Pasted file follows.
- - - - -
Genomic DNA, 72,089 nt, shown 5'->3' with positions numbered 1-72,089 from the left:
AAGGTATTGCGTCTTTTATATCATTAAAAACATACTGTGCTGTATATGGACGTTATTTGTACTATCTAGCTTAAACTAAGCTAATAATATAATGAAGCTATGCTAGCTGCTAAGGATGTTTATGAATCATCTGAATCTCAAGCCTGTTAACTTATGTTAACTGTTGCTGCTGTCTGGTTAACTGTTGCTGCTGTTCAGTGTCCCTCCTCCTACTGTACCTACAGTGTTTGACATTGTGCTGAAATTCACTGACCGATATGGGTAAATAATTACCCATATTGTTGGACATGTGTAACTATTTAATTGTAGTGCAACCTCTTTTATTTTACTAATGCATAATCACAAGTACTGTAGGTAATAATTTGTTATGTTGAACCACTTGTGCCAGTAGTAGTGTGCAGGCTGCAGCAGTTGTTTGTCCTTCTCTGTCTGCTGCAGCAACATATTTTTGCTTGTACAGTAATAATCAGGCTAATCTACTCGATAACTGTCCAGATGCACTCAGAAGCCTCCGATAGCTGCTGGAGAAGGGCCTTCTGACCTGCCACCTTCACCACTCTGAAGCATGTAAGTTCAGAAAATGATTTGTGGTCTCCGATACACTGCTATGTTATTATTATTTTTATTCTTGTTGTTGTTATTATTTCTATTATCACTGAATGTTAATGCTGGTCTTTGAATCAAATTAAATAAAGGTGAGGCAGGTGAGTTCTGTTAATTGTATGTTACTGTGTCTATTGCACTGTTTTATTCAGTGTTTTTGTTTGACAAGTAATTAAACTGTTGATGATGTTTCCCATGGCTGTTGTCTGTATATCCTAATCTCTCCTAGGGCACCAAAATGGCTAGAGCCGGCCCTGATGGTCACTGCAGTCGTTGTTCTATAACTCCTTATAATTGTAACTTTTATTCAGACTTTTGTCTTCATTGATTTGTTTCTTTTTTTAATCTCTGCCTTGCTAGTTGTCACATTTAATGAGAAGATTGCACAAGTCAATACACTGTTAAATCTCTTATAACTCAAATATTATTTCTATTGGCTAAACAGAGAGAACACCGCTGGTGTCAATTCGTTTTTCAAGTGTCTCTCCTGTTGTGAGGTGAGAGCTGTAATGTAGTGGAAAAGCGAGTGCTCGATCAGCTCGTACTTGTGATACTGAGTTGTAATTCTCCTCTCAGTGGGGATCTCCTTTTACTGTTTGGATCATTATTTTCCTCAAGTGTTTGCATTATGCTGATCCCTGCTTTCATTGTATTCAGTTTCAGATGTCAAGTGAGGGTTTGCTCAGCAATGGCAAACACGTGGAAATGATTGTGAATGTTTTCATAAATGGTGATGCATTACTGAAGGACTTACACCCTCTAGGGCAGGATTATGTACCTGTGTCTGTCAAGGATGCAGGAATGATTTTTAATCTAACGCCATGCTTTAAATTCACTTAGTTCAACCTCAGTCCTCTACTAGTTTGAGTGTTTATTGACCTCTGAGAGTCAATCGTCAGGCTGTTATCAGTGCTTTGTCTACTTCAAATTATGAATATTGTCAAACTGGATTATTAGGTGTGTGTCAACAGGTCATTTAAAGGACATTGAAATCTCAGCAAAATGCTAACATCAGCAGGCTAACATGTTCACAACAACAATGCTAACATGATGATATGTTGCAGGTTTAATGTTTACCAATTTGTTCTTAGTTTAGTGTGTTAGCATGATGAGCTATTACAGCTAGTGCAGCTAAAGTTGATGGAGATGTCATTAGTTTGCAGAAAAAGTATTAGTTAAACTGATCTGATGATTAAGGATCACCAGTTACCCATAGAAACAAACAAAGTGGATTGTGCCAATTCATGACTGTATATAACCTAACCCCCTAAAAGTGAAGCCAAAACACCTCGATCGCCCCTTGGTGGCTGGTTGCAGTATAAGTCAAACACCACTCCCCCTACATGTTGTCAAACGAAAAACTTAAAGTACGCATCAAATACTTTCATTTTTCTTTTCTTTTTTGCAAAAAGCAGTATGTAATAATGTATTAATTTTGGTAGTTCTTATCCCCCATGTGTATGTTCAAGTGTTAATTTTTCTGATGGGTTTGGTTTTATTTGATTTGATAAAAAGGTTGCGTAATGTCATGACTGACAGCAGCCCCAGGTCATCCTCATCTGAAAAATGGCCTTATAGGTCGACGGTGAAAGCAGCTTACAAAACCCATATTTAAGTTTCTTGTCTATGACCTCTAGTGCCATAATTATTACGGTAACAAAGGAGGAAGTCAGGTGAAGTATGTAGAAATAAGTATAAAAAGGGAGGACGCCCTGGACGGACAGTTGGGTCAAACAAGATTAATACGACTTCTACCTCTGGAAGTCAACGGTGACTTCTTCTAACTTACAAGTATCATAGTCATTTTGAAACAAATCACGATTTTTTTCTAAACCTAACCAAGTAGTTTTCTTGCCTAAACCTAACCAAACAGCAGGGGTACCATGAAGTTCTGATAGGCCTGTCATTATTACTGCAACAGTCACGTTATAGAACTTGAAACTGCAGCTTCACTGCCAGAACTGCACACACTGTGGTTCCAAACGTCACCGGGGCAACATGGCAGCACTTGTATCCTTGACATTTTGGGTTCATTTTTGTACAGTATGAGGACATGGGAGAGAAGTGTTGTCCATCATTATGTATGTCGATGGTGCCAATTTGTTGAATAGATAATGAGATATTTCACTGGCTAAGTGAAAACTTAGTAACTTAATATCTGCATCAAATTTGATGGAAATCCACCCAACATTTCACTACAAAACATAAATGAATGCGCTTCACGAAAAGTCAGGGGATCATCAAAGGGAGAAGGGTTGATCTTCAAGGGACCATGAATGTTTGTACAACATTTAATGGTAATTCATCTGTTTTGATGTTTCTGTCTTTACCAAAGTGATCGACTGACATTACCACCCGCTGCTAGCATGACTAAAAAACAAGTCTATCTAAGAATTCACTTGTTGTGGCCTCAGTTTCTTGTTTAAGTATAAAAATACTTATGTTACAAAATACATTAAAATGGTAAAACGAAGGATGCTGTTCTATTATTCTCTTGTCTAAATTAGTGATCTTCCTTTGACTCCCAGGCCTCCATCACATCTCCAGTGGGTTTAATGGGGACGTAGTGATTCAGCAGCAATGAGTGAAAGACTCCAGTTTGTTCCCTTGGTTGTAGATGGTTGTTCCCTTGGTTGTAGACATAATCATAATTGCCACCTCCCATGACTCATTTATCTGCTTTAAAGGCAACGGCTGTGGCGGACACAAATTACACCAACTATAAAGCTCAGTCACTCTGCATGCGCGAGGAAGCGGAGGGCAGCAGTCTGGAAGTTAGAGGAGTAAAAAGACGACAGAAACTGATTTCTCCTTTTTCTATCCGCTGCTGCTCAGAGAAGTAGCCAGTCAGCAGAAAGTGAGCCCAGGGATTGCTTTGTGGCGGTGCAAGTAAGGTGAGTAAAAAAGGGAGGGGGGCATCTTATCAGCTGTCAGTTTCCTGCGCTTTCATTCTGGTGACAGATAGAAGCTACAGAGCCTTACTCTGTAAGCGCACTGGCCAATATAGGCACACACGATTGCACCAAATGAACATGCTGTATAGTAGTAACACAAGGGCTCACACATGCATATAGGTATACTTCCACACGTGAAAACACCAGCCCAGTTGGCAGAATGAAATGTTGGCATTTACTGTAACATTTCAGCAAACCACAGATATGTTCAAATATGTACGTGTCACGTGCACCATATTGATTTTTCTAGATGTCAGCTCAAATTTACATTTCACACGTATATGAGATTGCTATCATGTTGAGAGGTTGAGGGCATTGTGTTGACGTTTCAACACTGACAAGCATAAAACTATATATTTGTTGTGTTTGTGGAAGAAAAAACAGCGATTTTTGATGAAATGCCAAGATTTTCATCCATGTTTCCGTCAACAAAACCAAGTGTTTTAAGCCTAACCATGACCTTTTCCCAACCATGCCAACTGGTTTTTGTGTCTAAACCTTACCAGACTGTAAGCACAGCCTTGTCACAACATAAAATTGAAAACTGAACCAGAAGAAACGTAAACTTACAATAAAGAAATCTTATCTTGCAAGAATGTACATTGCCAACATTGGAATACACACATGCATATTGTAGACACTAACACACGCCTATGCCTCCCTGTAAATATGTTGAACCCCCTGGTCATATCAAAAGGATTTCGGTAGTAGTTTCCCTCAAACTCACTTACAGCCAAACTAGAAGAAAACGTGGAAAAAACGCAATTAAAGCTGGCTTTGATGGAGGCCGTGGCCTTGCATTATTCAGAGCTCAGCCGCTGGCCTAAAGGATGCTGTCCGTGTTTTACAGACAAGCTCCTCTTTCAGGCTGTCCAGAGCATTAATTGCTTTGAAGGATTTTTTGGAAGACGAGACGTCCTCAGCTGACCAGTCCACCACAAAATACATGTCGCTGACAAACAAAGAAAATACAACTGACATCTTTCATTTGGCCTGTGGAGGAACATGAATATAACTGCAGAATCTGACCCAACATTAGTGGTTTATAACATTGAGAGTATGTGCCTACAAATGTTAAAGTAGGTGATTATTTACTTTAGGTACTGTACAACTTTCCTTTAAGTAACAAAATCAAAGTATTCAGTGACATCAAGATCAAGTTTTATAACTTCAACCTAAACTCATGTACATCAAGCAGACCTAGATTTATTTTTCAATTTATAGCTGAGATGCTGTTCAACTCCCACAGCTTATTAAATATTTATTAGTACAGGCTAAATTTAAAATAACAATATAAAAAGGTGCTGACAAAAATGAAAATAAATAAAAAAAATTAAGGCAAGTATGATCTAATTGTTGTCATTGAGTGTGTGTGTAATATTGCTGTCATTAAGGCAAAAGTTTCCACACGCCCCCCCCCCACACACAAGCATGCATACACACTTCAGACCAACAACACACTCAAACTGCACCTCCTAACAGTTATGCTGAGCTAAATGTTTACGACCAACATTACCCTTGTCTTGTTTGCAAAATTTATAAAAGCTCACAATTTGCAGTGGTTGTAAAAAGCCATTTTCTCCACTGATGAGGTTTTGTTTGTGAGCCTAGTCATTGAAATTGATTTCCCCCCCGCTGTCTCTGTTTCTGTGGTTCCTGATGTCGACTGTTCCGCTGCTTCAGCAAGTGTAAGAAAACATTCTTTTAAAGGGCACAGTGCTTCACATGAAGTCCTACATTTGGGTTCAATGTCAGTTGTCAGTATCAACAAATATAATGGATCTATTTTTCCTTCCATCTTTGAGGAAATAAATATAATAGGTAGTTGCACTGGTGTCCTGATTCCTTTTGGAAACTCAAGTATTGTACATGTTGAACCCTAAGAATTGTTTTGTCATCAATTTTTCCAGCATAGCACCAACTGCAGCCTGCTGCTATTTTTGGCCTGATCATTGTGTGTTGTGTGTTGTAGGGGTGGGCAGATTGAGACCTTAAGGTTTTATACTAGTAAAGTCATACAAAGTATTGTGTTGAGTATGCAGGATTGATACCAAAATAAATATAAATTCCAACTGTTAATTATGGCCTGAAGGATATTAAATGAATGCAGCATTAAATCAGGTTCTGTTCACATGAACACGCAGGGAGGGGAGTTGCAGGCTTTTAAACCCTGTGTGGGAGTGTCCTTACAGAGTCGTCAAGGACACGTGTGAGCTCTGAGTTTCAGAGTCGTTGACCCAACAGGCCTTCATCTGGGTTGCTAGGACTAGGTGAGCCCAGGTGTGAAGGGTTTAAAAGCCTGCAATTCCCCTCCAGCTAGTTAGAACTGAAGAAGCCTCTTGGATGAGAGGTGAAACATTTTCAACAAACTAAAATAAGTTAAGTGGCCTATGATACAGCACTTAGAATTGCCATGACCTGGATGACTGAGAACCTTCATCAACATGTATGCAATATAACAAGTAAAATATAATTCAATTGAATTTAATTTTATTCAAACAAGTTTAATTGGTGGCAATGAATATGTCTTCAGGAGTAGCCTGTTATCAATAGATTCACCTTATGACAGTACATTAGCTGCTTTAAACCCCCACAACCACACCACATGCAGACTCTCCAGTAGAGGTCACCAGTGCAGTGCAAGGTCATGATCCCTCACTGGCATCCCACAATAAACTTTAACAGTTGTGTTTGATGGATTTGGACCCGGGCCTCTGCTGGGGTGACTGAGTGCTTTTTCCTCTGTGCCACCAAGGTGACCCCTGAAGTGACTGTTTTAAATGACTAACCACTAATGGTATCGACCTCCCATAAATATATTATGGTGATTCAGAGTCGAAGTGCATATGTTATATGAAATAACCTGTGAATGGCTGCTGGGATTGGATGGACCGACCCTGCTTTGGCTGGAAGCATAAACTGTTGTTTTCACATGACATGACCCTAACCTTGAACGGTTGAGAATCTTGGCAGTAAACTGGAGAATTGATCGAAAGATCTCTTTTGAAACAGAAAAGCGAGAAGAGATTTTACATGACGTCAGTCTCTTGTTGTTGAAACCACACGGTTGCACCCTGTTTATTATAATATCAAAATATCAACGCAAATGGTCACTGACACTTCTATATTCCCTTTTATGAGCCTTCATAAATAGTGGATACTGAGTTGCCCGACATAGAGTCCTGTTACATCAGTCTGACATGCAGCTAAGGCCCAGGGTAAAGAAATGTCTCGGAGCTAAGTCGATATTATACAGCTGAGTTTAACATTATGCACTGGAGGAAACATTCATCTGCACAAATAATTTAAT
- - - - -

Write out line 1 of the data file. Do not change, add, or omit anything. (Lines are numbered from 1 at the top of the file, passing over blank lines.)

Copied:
Genomic DNA, 72,089 nt, shown 5'->3' with positions numbered 1-72,089 from the left: